Ms. Sandberg’s husband of eleven years, Dave Goldberg, CEO of SurveyMonkey, dropped dead suddenly, during a vacation, leaving her with 2 young children and pieces of a shattered life. Option B is her way of coping, and describes the 2 years following that event. Her friend’s quote: “I know you want Dave back, but Option A is not available. Let’s just kick the shit out of Option B.”
Ms. Sandberg, who is well known for her book Lean In, is Chief Operating Officer at Facebook, is good friends with Mark Zuckerberg, with Mark Cuban, with Elon Musk, and with many others. At times her casual references to conversations with these folks, as well as contacts with those who responded to her posts on Facebook of her tragedy and her response to it in the following years, seems a bit entitled. How does one empathize with a widow and single mom who has access to all these resources?
And yet, she navigates these waters with grace. Her vulnerability, honesty, raw emotion, are channeled, over time, into productivity, into insight, into lessons learned for others following her path. She also learns from others and revels in their stories as well, as sources of healing.
Her chapter on resilience is particularly apt.
After spending decades studying how people deal with setbacks, psychologist Martin Seligman found that three P’s can stunt recovery: 1. Personalization-belief that we are at fault; 2. Pervasiveness-belief that an event will affect all areas of our life; and 3. Permanence- a belief that the aftershocks of the event will last forever.
She speaks of ideas about self-compassion and self-confidence. Think of 3 things you’re grateful for, and write them down, EVERY night. This has been shown to be as effective as anti-depressant medication for improving depression symptoms over time. For confidence, write down what you have done well: contributions. This can improve self-confidence over time, especially after major setbacks.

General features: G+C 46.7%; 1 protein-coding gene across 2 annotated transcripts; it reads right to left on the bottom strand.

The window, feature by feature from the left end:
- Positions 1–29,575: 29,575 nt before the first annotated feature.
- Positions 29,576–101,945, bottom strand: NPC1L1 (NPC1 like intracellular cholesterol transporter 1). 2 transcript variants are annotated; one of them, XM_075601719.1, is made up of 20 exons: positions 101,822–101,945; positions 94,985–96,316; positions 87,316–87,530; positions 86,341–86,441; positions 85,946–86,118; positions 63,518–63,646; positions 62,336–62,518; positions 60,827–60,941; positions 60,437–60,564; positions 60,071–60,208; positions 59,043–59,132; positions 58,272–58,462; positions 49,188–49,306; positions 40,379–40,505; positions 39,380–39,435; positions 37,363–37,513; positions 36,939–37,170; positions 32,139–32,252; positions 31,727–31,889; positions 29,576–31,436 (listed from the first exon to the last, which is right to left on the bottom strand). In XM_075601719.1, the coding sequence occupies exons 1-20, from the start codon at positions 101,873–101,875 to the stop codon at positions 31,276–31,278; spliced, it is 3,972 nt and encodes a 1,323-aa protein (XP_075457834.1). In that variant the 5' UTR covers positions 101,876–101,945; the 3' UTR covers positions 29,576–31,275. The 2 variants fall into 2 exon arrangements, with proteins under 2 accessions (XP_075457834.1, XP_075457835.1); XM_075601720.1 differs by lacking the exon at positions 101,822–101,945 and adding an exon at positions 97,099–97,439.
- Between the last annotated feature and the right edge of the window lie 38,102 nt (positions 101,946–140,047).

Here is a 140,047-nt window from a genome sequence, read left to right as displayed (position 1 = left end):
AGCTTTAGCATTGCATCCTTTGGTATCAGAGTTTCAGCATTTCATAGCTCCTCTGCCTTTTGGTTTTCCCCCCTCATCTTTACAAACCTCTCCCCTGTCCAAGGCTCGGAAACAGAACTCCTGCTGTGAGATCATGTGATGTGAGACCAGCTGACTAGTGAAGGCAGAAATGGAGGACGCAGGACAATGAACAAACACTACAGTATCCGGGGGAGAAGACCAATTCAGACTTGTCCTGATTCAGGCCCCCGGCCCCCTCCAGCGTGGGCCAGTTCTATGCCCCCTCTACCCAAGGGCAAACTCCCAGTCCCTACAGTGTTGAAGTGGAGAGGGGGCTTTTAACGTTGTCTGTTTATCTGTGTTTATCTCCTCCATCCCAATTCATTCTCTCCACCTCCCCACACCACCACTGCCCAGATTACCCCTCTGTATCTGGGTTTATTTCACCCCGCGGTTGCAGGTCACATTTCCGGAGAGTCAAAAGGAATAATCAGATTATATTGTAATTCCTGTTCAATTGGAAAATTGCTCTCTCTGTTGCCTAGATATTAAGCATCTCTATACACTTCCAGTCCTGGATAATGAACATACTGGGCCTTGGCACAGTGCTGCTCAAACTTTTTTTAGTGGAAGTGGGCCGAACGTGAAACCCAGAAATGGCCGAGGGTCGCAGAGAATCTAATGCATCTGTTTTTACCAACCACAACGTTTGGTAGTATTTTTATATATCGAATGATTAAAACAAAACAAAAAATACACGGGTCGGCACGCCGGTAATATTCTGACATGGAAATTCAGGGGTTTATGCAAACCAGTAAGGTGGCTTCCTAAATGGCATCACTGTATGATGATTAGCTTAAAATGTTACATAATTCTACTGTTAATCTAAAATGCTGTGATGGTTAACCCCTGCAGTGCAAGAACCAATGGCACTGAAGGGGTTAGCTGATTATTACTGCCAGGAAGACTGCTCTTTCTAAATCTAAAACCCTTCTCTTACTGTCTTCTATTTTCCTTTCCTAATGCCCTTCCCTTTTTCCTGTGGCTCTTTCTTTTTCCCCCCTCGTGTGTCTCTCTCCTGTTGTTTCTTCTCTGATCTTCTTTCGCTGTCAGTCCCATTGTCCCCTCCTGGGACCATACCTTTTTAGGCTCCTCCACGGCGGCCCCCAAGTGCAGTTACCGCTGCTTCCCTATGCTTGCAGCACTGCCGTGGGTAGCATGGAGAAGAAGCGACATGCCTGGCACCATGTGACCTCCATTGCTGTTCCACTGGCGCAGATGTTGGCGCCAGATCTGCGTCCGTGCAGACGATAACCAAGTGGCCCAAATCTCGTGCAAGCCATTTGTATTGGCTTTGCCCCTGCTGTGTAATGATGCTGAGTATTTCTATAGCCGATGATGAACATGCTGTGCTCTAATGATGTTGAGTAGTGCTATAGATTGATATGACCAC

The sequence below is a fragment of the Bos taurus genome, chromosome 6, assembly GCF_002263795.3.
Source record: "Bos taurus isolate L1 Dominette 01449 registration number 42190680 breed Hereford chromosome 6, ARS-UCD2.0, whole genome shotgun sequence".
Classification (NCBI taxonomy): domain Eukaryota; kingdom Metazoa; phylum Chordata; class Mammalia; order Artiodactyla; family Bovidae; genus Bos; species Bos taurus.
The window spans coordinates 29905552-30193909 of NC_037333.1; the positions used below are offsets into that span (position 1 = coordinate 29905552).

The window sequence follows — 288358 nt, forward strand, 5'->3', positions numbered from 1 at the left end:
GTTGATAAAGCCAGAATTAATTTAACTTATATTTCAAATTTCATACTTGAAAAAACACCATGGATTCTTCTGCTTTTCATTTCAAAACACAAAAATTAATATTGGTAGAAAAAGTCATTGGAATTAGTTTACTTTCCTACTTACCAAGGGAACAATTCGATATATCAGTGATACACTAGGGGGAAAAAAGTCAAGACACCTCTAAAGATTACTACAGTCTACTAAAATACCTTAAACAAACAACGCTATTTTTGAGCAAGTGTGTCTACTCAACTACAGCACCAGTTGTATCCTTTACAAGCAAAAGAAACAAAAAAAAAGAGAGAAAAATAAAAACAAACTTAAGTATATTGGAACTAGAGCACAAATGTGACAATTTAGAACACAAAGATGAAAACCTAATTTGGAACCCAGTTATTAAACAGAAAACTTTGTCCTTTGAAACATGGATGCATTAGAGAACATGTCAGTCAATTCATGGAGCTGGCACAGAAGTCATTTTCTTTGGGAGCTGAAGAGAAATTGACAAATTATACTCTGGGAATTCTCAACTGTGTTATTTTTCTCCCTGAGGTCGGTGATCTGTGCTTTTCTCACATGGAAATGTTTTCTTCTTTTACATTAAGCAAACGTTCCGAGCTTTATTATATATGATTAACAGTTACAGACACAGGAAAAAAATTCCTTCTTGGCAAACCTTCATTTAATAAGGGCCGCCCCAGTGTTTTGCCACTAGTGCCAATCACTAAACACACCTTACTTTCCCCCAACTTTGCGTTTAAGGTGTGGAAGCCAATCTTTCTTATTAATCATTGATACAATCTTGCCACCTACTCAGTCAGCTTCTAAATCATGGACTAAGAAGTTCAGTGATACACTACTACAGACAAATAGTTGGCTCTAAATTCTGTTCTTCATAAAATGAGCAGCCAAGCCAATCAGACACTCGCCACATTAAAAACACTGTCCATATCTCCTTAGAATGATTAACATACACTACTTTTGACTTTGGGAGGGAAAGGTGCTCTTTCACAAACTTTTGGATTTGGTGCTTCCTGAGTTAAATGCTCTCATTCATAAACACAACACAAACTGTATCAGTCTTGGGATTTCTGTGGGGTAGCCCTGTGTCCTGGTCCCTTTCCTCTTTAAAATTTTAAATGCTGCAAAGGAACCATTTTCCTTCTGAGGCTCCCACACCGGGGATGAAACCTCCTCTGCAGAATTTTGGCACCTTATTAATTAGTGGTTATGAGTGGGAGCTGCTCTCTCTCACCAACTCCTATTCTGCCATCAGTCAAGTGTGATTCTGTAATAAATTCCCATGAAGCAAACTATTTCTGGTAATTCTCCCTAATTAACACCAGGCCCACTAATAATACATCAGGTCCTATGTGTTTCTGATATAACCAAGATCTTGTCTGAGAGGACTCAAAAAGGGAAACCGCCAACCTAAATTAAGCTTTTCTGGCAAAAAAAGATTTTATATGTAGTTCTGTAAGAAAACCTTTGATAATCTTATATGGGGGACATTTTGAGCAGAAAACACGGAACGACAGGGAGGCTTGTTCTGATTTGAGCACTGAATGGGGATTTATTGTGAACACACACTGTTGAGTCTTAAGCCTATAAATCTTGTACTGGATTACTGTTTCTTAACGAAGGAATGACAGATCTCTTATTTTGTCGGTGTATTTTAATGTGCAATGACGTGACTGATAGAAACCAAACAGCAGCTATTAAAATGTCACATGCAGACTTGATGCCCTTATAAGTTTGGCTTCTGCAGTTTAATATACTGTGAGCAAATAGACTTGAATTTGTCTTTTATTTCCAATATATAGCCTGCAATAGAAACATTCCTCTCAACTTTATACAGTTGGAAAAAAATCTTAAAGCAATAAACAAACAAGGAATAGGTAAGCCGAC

Bouncing forward: ideas about pre-traumatic growth (that is, not waiting until trauma, to grow your own mindset): on your friends’ birthdays, write notes to friends thanking them for their contributions to your life. Gratitude to others often benefits the giver as much as the receiver.
Taking back joy: ‘playing music at the edge of our capabilities is what the psychologists call a “just manageable difficulty.” This level requires all of our attention, giving us no room to think about anything else. Many of us remember being happiest in flow-the state of total absorption in a task.’
Raising resident kids depends on 4 core beliefs:
1. They have some control over their lives.
2. They can learn from failure
3. They matter as human beings
4. They have real strengths to rely on and share
She cites Carol Dweck, the famous educator, on the concept of a Growth Mindset: ‘I am not yet as good as I am going to be.’ Learner’s mindsets can easily be influenced, based on the type of feedback they get from teachers and parents: move away from statements like: ‘you’re smart’ and toward: ‘you worked really hard on this.’ Value persistence and grit (a growth quality) over intelligence (perceived as a static quality: something you have or don’t have).
Asking for help is the heart of building resilience. Sometimes just being there is supportive and appreciated.